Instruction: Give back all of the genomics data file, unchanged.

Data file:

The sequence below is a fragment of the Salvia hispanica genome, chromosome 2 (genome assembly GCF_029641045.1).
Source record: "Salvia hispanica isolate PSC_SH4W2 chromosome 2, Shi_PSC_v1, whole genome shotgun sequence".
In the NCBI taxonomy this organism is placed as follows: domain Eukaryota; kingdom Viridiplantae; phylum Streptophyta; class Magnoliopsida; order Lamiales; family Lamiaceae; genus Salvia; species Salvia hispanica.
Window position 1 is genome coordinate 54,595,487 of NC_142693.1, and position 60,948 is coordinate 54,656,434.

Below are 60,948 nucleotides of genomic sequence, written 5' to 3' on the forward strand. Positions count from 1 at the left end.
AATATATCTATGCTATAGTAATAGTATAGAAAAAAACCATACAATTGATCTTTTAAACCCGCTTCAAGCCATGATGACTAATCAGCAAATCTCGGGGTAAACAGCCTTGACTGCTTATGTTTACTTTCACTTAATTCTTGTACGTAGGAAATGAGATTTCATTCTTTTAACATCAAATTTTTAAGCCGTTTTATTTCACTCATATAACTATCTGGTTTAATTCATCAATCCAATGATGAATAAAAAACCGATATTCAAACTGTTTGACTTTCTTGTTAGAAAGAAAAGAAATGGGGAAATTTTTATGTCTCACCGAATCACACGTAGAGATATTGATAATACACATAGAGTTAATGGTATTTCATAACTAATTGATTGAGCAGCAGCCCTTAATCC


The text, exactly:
The sequence below is a fragment of the Salvia hispanica genome, chromosome 2 (genome assembly GCF_029641045.1).
Source record: "Salvia hispanica isolate PSC_SH4W2 chromosome 2, Shi_PSC_v1, whole genome shotgun sequence".
In the NCBI taxonomy this organism is placed as follows: domain Eukaryota; kingdom Viridiplantae; phylum Streptophyta; class Magnoliopsida; order Lamiales; family Lamiaceae; genus Salvia; species Salvia hispanica.
Window position 1 is genome coordinate 54,595,487 of NC_142693.1, and position 60,948 is coordinate 54,656,434.

Below are 60,948 nucleotides of genomic sequence, written 5' to 3' on the forward strand. Positions count from 1 at the left end.
AATATATCTATGCTATAGTAATAGTATAGAAAAAAACCATACAATTGATCTTTTAAACCCGCTTCAAGCCATGATGACTAATCAGCAAATCTCGGGGTAAACAGCCTTGACTGCTTATGTTTACTTTCACTTAATTCTTGTACGTAGGAAATGAGATTTCATTCTTTTAACATCAAATTTTTAAGCCGTTTTATTTCACTCATATAACTATCTGGTTTAATTCATCAATCCAATGATGAATAAAAAACCGATATTCAAACTGTTTGACTTTCTTGTTAGAAAGAAAAGAAATGGGGAAATTTTTATGTCTCACCGAATCACACGTAGAGATATTGATAATACACATAGAGTTAATGGTATTTCATAACTAATTGATTGAGCAGCAGCCCTTAATCC